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U.S. Won't Charge Border Patrol Agent In Killing Of Mexican Teen

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Newscom

DOJ called their investigation "comprehensive and thorough" and said they interviewed over 25 law enforcement and civilian witnesses and reviewed "evidence from the scene of the shooting; civilian and surveillance video; law enforcement radio traffic; 911 recordings; volumes of CBP agent training and use of force materials; and the shooting agent's training, disciplinary records, and personal history."

Mexico had called on the U.S. to conduct a swift investigation and condemned the shooting. The family subsequently sued the government over the shooting. The agent involved has never been named.

Late update: Ricardo Alday, the spokesman for the Mexican Embassy in the U.S., sends along this statement:

The Government of Mexico, through its Ministry of Foreign Affairs, deeply regrets and strongly rejects the decision by the Department of Justice of the United States which today decided not to present charges against the Border Patrol agent who shot and killed Mexican teenager Sergio Adrián Hernández Güereca in an incident at the Ciudad Juarez border area, on June 7, 2010.

In light of this decision, the Government of Mexico today presented an additional diplomatic note of protest to the United States Government, underscoring the concern that this case will not be prosecuted.

Mexico will closely analyze the terms of the US Department of Justice decision to determine additional measures to pursue at the bilateral and international levels. The Government of Mexico will use all diplomatic and legal international options at its disposal.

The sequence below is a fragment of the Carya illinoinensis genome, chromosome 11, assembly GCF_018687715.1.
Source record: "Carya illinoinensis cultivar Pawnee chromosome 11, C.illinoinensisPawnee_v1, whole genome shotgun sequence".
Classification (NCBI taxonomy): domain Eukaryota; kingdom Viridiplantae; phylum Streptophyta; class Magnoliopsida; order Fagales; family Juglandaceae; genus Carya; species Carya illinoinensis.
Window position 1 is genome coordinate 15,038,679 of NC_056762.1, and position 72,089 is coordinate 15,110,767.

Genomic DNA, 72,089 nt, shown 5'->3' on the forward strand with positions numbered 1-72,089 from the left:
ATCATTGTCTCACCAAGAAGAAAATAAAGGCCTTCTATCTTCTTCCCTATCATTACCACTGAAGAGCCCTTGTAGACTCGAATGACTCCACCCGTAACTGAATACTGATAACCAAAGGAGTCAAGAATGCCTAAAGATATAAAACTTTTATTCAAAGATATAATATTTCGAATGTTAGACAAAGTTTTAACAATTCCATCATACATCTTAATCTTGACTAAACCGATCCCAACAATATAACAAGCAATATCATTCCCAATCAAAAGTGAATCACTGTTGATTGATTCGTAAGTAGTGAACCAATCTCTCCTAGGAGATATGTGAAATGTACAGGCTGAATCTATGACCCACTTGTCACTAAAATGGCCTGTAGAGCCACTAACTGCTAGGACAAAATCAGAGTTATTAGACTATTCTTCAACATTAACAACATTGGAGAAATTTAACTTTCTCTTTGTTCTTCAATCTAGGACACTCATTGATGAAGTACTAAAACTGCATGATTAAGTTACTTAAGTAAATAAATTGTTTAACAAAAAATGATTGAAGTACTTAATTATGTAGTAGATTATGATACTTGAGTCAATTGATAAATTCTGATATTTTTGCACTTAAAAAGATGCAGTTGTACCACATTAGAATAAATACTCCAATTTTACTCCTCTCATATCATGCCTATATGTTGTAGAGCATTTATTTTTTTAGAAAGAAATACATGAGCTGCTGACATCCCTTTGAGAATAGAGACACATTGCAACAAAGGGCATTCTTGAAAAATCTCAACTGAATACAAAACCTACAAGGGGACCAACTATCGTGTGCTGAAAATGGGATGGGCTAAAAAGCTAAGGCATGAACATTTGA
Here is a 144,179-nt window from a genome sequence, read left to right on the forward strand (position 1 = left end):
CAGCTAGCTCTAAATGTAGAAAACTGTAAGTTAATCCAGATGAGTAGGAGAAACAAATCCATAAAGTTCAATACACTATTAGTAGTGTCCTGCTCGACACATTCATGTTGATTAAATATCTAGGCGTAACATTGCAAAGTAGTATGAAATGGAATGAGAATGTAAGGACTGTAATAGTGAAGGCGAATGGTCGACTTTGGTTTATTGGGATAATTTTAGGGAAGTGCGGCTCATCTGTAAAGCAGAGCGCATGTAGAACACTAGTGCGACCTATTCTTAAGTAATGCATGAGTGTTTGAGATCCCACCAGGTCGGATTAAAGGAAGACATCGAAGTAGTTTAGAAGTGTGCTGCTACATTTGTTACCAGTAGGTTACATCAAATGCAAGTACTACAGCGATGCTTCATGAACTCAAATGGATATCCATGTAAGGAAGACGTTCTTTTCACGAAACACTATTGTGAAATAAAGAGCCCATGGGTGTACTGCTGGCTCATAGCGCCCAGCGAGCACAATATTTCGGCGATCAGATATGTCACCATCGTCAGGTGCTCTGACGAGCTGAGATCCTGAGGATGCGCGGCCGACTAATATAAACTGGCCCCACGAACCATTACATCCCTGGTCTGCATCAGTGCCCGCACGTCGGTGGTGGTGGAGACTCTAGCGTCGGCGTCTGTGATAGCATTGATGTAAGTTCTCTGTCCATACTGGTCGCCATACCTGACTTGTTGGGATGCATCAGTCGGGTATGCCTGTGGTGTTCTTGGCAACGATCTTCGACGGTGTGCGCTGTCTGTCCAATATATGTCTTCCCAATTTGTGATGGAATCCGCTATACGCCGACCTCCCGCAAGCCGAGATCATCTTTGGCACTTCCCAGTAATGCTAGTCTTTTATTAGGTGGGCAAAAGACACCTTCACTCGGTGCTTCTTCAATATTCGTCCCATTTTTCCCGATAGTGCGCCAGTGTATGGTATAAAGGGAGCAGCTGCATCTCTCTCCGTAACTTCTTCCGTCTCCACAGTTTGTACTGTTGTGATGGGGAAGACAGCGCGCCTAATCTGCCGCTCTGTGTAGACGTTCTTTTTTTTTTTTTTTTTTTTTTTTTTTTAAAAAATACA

The Ministry of Foreign Affairs also informs that on January 2011, Mexico presented a provisional arrest request for extradition purposes against the Border Patrol agent, which was denied today by the U.S. based on the decision of the Department of Justice of not filing criminal charges.

Today's decision does not mean that the case against the Border Patrol agent in Mexican courts is over, nor that the civil actions taken by the victims' relatives in US Courts, with sustained Mexico's Consular and legal assistance , have expired.

The Government of Mexico reiterates that only joint and coordinated efforts on both sides of our common border will provide better security and enhanced well-being to border communities, with full respect of the human rights of all, in both nations. That is why both Mexico and the US adopted the Joint Declaration on the Prevention of Violence in the Border Region, as well as the Bilateral Protocols on Border Violence, in order to prevent and respond to future incidents.

The Government of Mexico will redouble its efforts to continue implementing those bilateral initiatives and reiterates its appeal to the United States Government to proceed accordingly.